The Year of the Dolphins

As the first storm of the season passed the tip of Baja we made our way back to La Paz. With temperatures reaching 101F and only the slightest breeze to keep us comfortable we are spending our days preparing Pablo for the hurricane season. Working in the morning hours before the thermometer gage reads ‘sweltering’ and taking our siestas in the afternoon while hiding from the sun, A.K.A death ray. This is a task we never enjoy but a price gladly paid for the 3+ months of cruising in the Golfo de California. While this season has been strange and unusual due to the Corona virus situation it has served up some lovely memories just the same. We have named this season the “Year of the Dolphins” as we have had so many dolphin sightings this year. From the many pods who came by to visit while we sailed to the daily passes they made through our anchorages we have seen more this year than ever before. Although “Año de la Tortuga” was a close second because this year we had our most exciting turtle experience ever.



There is a place we love to anchor on Isla Carmen called Bahia Marquer. It’s loved for many reasons; the afternoon southeast breezes, the close proximity to Puerto Escondido for supplies, the fact that it’s an anchorage on an uninhabited island and yet we can get a cell signal. Really it has just about anything we could want including some nice snorkeling. We have always had some great snorkeling experiences here but this year we were gifted with our first ever sightings of sea turtles and dolphins while snorkeling. What a delight! Steve was able to get some video of the Olive Ridley sea turtle and I swear that a dolphin came by and waved hello to me as it swam past. It was a mind blowing, unforgettable day. 




We had another first this season as we traveled to the various anchorages around Isla Carmen. The island is a preserve for the Borrego Sheep and while we had a brief glimpse of a young sheep as he scurried away from us a few years ago we have not had the sightings that others have. However, this year while anchored on the north end of the island in an anchorage known as La Lancha we spotted a small herd of about 10 sheep on an outcropping of rocks overlooking the boats below. The picturesque males standing solid above their herd while mothers and young ones lounged around the rocks was beautiful. 

There were many opportunities for hikes and land excursions. We scaled rocks and traversed ravines always looking for the next interesting creature or plant and this year we spotted quite a few lizards we had never noticed previously. We spent time in rainbow colored sea caves, we swam, watched fish from the cockpit as Pablo became her own ecosystem when we stayed in one spot for more than a few days. Really, it was a good sailing season.

We are grateful that we have been so free and wild for so long. I dare say spoiled. We had gatherings with friends because we were all in the same social bubble being isolated out in remote anchorages. We celebrated two birthdays, shared meals, and helped each other through the weird stuff. Having regular conversations sorting through rumors vs facts, what are we aloud to do, where do we get supplies and how to interpret having the Mexican Navy stop by on occasion to let us all know we must “stay in our homes”. There were definitely some strange days to go with the good ones.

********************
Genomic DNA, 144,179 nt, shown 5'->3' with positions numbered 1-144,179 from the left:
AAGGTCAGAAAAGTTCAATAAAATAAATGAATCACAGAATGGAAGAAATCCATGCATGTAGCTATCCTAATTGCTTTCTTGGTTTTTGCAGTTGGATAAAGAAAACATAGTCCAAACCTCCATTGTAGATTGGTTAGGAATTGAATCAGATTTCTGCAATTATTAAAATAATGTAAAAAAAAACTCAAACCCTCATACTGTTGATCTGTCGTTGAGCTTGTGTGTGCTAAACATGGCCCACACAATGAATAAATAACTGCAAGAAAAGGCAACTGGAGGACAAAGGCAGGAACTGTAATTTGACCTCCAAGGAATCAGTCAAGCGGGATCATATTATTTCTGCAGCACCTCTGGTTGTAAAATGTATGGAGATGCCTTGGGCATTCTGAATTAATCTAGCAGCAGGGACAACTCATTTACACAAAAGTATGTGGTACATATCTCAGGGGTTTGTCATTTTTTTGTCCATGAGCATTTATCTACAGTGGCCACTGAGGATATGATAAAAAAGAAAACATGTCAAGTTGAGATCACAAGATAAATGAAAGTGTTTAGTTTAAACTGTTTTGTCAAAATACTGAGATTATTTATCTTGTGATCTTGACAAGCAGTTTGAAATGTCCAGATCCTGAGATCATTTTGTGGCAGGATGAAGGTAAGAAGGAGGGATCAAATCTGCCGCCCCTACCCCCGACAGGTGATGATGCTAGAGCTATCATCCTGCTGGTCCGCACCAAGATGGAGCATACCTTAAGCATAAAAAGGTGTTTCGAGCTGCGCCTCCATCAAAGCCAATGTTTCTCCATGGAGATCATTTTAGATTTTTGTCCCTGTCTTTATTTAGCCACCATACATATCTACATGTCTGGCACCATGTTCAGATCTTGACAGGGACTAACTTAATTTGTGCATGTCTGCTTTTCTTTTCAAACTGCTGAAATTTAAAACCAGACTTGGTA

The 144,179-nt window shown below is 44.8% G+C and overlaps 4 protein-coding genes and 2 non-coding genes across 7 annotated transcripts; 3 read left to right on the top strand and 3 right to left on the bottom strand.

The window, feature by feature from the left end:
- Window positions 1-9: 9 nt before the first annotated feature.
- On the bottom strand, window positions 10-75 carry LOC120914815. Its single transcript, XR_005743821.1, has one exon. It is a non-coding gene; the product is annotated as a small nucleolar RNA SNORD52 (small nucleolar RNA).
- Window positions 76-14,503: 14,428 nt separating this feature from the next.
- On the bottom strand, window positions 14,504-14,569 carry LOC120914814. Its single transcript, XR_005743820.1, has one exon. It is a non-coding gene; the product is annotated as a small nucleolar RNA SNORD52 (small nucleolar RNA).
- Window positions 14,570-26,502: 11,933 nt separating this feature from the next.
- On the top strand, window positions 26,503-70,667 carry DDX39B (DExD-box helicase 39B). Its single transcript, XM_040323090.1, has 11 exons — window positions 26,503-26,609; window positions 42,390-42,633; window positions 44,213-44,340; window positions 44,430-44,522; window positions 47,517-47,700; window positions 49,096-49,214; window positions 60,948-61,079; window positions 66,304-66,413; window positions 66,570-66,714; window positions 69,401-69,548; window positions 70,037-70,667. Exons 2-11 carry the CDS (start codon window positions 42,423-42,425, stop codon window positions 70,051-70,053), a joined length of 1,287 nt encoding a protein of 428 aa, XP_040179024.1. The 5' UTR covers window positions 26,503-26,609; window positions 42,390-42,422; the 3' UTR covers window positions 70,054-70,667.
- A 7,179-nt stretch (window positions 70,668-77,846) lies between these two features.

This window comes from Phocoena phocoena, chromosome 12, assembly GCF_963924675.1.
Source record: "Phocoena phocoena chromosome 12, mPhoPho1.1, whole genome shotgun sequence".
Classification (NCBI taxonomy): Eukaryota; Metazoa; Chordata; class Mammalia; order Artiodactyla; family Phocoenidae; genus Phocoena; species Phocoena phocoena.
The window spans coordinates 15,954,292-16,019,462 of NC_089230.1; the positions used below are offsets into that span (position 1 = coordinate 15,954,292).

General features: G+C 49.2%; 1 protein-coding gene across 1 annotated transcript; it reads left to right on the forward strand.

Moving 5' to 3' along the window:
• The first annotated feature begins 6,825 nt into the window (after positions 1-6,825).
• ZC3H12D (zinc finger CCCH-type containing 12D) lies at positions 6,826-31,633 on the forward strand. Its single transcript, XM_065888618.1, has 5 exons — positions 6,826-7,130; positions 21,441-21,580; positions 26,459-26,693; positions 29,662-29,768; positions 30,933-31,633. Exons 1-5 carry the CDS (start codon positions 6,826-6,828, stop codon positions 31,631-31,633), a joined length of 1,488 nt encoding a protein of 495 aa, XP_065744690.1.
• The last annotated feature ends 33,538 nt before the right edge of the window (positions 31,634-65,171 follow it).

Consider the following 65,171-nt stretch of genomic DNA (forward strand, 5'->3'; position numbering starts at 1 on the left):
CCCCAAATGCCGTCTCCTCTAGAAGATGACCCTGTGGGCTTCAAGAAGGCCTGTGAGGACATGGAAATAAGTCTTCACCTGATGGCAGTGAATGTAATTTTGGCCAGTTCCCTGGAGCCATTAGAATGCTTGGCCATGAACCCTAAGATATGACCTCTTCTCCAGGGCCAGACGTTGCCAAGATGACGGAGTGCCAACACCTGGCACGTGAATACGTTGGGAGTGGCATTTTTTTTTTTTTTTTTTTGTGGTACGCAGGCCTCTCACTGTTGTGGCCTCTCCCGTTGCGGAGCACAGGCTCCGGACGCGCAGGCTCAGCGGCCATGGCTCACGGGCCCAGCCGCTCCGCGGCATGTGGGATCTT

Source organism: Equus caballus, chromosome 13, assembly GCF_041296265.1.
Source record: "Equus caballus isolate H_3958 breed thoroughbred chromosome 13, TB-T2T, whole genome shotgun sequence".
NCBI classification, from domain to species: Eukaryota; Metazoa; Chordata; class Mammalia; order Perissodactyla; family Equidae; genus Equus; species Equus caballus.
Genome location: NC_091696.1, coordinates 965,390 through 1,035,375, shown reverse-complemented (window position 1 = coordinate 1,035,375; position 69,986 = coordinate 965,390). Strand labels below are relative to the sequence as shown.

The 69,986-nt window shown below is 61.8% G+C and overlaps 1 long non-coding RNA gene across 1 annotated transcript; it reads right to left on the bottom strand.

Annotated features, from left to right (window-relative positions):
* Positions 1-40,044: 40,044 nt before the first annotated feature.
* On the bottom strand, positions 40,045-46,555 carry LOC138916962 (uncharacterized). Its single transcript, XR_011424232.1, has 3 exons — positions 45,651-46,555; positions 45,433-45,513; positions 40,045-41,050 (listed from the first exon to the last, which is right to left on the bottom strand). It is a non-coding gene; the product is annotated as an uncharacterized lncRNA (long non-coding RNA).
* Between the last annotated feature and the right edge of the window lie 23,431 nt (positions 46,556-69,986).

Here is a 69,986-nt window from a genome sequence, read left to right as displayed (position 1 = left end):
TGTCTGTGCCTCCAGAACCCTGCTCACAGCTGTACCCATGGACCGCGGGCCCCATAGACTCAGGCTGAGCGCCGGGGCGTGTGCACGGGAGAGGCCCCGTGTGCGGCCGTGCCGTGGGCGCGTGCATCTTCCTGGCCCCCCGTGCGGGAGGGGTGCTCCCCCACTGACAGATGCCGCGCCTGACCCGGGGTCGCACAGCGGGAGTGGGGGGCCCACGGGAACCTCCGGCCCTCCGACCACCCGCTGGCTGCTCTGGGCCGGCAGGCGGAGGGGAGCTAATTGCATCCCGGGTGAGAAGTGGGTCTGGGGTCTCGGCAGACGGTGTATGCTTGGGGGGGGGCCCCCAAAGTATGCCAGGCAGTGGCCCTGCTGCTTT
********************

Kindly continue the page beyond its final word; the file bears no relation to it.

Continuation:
We are now heading up to the USA, although this year we will not be driving our motorhome. After much thought and consideration we have decided to fly. The big plan is to fly directly from San Jose del Cabo to San Jose California where Steve’s son Donald will leave our car for us. We will collect the car and then head to a house in Sebastopol, CA where we will stay for the months of August and September. From there? Who knows? Like the rest of the world we will have to wait and see what comes next. 


But truly, we are ready for some family time, albeit at a socially distanced safe space and we really are ready for rest. People think we are living a vacation, but boat life takes its toll on the body and these bodies need a break.

Love, hugs, and blessings to all of you!

This entry was posted in Anchoring in Mexico, Cities of mexico, La Paz, La Paz B.C.S. Mexico, Nomadic life, Sailing Mexico, Sea of Cortez and tagged , , , , , , , . Bookmark the permalink.

7 Responses to The Year of the Dolphins

  1. Cindy Russell says:

    Thanks for the update. Incredible memories. You are two tough cookies. Safe travels back to California.


    On Fri, Jul 17, 2020, 3:59 PM Las velas de Pablo wrote:

    > Las Velas de Pablo posted: “As the first storm of the season passed the > tip of Baja we made our way back to La Paz. With temperatures reaching 101F > and only the slightest breeze to keep us comfortable we are spending our > days preparing Pablo for the hurricane season. Working in the ” >

  2. Evelyn Drew says:

    Thanks for your enjoyable update. As usual your photographs are marvelous!! Those Borrego Sheep are magnificent framed and silhouetted by that blue sky! You really have an artful eye!!

  3. Steve Goodman says:

    So good to hear from you two. really appreciated seeing videos as well. Safe travels back to the most infected country on the planet. As always good job on the log and images.

  4. Drew Bielawski says:

    Always a treat to read the incredible tales of your adventures and to see your wonderful pictures.

  5. Ed & Anne says:

    As always great pictures and story line. Yes, 101 is too hot to enjoy with no breeze. Not missing anything in Bay Area since Covid 19 has shut down most things. We’re spending our time until November back East in Maine. Be safe and enjoy visit back in the states.

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